Waarin Magnus Minsky’s Moment ziet.
George Magnus, econoom bij zakenbank UBS, publiceerde gisteren een artikel in de Financial Times dat ingaat op het Minsky verhaal.
Ik hou niet zo van het publiceren van lappen tekst van andere publicaties maar hier is een deel van zijn stuk:
What this Minsky moment means
By George Magnus
Published: August 22 2007 19:14 | Last updated: August 22 2007 19:14
The “Minsky moment” in financial markets – the point where credit supply starts to dry up, systemic risk emerges and the central bank is obliged to intervene – has duly arrived. The Federal Reserve’s decision to lower the discount rate last week, while largely a symbolic act, was greeted with much enthusiasm – not least because of a sense of relief that the Fed was prepared to act. This followed a week in which both the Fed and the European Central Bank had injected large amounts of liquidity to help maintain orderly markets. This week the Bank of England also injected liquidity into UK markets as credit supply and funding tightened up.
In my view, two main propositions define the outlook. First, the flight from debt in this downswing may be as potent as the rush towards it was on the upswing. In the US, the credit share of gross domestic product rose from 270 per cent in 2000 to 340 per cent in early 2007, mainly as households and financial institutions relied on borrowed money or leverage to increase spending on goods and services and assets. It is most likely that the reduced availability of cheap credit is going to lead to a sharp reverse in spending.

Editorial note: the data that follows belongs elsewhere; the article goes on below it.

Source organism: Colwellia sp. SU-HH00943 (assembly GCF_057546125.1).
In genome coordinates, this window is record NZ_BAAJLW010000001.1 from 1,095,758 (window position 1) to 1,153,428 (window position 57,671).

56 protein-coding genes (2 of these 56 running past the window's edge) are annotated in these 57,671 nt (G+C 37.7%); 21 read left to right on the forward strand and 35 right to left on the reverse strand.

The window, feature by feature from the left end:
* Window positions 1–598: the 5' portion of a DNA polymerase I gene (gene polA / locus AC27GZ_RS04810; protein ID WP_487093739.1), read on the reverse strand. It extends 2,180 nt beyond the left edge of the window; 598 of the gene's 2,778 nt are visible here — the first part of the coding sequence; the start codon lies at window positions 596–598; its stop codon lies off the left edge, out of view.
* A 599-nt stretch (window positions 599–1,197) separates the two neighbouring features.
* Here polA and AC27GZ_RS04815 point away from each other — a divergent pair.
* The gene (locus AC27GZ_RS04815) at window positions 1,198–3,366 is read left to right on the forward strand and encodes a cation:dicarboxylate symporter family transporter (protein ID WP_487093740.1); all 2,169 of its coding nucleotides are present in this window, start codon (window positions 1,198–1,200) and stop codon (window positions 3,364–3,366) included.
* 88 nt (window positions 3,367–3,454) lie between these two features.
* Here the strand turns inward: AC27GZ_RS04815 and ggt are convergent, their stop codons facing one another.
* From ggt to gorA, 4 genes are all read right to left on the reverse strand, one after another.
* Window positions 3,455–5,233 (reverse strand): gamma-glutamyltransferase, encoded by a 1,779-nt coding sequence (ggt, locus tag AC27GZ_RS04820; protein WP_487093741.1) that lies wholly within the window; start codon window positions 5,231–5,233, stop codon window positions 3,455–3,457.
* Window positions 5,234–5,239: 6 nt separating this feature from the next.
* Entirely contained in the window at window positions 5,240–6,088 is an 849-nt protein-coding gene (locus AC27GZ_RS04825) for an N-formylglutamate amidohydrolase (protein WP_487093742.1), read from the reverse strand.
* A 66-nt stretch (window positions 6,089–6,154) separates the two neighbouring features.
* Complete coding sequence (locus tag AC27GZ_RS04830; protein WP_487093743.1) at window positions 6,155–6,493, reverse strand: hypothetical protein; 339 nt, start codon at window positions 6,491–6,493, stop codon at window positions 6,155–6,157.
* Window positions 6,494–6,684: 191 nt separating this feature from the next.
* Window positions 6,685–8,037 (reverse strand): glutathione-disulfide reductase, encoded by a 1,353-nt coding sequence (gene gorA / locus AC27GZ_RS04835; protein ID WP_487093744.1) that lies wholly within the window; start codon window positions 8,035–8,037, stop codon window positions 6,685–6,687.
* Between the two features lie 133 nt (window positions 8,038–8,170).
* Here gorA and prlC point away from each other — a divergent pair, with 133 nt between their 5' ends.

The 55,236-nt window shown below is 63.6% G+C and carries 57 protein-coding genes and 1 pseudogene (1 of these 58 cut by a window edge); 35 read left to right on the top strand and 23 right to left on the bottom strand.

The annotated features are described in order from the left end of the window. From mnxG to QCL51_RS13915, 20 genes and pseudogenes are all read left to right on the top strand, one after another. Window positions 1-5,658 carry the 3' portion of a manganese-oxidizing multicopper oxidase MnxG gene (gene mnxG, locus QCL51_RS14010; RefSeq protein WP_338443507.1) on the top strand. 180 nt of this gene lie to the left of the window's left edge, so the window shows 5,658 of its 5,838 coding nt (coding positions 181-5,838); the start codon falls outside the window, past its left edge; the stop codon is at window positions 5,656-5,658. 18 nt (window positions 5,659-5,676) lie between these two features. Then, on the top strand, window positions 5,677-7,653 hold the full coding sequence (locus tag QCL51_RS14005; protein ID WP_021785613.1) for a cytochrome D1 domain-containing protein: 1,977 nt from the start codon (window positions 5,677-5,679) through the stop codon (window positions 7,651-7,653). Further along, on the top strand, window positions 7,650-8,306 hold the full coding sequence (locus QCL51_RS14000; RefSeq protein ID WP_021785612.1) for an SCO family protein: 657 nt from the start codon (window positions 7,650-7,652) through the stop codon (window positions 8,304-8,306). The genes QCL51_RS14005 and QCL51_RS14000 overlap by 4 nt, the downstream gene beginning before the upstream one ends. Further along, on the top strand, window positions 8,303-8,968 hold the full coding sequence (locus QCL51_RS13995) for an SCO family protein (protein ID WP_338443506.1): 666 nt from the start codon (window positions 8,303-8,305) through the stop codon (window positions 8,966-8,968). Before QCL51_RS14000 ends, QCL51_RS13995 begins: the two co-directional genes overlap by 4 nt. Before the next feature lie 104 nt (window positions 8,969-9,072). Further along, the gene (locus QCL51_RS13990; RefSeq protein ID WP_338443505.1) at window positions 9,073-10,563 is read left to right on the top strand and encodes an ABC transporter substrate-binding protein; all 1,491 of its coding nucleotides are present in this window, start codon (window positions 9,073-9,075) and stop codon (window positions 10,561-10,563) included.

Second, current credit cycle concerns are about solvency, not liquidity per se as was the case in 1998, after which the world economy recovered quite promptly. This time the problem is about solvency among homeowners, builders, mortgage providers and financial institutions. Despite the fact that aggregate corporate balance sheets are in reasonably good shape, the rapid deterioration in financial conditions and rising cost of capital will almost certainly lead to higher default rates. Currently, most people are focused on the availability of capital. But in due course the price of capital will become more significant and tend to depress borrowing, capital raising and capital spending and employment.
The US, of course, is on the front line, but there will be knock-on effects elsewhere. Europe and Japan should expect to slow down in sympathy as financial and capital market developments join with trade linkages as dampers of growth momentum. But unless the US goes into a deep recession or there are country-specific financial or housing market shocks, Europe and Japan may be spared a worse outcome. Asia, and many emerging markets that have strong current account positions, high reserves, plentiful liquidity and strong corporate balance sheets, would appear to have learnt their lessons of 1997-98 well. The threats to growth in most cases appear to lie in the as-yet-uncertain impact on growth in developed economies, especially the US.
The most likely outcome will not be a total decoupling in which the US takes it on the chin and other regions get off scot-free. The world economy is likely to lose momentum and the only question is how much. This will depend on the extent of the US slowdown.
Lower interest rates might work again. But downside risks to house prices and construction remain, with threats of an increase in both housing inventories and home repossessions. Added to these worries is an increase in the cost of capital, a cyclical switch from building up debt to rebuilding savings and probable declines in consumer and business confidence. Taken together, these all suggest that the business cycle is going to get quite rough.
The writer is senior economic adviser, UBS Investment Bank
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